Tea Gown, Japanese c. 1875; This at-home gown was made in Japan for the western market, and is a typical example of the 1870s bustle style. It may have been ordered by a foreign resident living in Japan, but it is more likely to be a good example of an export item. One side of the Japanese label attached on the gown is entirely covered with logo marks, and on the other side there are the remains of some brushed characters, but they are illegible. After a long period of national isolation, Japan opened up to the rest of the world, and the promotion of trade became a major preoccupation. Following the opening of the Port of Yokohama in 1859, silk became a major export, but it was more desirable to export silk products, which had greater added value. The Yokohama silk merchant Shobey Shiino was dispatched to the International Exhibition in Vienna in 1873 together with other Japanese delegates. His market research resulted in the production of quilted at-home gowns made of “habutae” silk (a fine Japanese silk). Kyoto Costume Institute (AC989 78-30-3AB)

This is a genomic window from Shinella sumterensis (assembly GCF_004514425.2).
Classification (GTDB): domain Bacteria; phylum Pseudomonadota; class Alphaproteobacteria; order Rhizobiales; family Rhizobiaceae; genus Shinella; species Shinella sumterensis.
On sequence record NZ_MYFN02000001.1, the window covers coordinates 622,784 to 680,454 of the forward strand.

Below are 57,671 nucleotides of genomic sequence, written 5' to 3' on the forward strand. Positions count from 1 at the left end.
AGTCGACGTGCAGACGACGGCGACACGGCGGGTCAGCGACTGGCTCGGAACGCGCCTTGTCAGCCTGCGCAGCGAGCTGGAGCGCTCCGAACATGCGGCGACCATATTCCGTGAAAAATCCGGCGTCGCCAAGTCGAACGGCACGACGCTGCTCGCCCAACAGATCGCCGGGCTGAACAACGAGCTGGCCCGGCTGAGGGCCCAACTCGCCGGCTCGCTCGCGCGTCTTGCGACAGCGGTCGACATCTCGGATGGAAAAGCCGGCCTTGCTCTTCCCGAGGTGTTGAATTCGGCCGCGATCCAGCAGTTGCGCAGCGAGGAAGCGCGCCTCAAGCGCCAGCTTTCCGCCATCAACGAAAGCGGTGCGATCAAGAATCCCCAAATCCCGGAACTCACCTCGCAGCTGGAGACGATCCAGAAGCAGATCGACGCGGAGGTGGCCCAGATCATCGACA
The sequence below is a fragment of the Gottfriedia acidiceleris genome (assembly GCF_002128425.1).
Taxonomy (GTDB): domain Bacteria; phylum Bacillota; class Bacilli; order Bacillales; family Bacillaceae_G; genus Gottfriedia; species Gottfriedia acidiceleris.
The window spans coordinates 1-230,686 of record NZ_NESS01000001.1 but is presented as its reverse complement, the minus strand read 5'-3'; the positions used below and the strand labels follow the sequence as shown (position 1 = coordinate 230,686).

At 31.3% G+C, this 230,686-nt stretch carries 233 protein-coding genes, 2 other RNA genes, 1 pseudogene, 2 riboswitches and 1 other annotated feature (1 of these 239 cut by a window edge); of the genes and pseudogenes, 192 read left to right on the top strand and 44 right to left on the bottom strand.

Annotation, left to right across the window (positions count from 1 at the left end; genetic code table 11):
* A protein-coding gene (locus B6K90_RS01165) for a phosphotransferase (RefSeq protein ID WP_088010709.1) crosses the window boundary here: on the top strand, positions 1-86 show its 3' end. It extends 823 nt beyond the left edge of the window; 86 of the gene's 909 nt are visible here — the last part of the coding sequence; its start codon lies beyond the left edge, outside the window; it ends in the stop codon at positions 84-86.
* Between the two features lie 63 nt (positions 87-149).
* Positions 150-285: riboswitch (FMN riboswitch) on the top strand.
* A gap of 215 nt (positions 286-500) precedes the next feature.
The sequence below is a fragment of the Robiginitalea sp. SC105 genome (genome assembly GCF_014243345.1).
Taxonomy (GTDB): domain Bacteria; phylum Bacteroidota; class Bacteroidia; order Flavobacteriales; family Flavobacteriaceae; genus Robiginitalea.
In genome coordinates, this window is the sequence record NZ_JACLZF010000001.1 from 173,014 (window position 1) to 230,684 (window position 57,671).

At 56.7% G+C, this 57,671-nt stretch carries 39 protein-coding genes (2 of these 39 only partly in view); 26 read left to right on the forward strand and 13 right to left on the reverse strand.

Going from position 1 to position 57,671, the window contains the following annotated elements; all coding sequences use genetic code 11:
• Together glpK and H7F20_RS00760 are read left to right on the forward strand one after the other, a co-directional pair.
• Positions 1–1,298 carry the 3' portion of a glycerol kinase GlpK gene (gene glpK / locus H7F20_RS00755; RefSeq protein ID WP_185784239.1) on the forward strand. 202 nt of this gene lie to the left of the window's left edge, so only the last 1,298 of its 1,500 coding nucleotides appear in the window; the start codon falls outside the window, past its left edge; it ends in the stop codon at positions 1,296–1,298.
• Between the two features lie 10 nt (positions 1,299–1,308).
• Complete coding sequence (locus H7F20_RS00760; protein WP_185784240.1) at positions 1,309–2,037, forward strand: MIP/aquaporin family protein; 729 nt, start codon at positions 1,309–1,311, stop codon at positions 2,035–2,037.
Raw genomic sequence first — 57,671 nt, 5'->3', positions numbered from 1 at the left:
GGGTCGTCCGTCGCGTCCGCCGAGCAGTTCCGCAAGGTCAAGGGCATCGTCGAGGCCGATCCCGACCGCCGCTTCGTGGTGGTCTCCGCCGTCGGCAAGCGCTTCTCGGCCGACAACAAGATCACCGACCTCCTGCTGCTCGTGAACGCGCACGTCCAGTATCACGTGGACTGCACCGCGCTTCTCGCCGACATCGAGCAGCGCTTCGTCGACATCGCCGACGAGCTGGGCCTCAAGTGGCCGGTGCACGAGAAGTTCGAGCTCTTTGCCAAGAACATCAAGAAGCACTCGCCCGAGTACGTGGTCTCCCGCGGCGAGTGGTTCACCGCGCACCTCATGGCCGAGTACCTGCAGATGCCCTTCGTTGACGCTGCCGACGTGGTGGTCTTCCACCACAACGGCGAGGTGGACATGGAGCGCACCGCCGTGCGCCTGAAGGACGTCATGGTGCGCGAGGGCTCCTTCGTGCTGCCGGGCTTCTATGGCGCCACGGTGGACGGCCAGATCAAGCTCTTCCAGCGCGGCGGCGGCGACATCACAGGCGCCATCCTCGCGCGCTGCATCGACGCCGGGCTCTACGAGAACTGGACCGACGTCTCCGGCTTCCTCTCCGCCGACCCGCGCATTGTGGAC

Moving forward, the Japanese influence still remained strong as can be seen in these examples:

1880s Day Dress

Day Dress, Japanese, 1880s

Rear Close-Up

Rear Close-Up

What is interesting about the above dress is that this one appears to have been made for the Japanese market. In this case, the dress reflects Japan’s increasing westernization and is a mix of traditional fabric design with western dress style. Note that the line of the cuirass bodice has fringe running along the bottom, creating a visual effect of elongating the bodice’s lines, covering the hips completely.

1885 Dressing Gown

Rear View

Rear View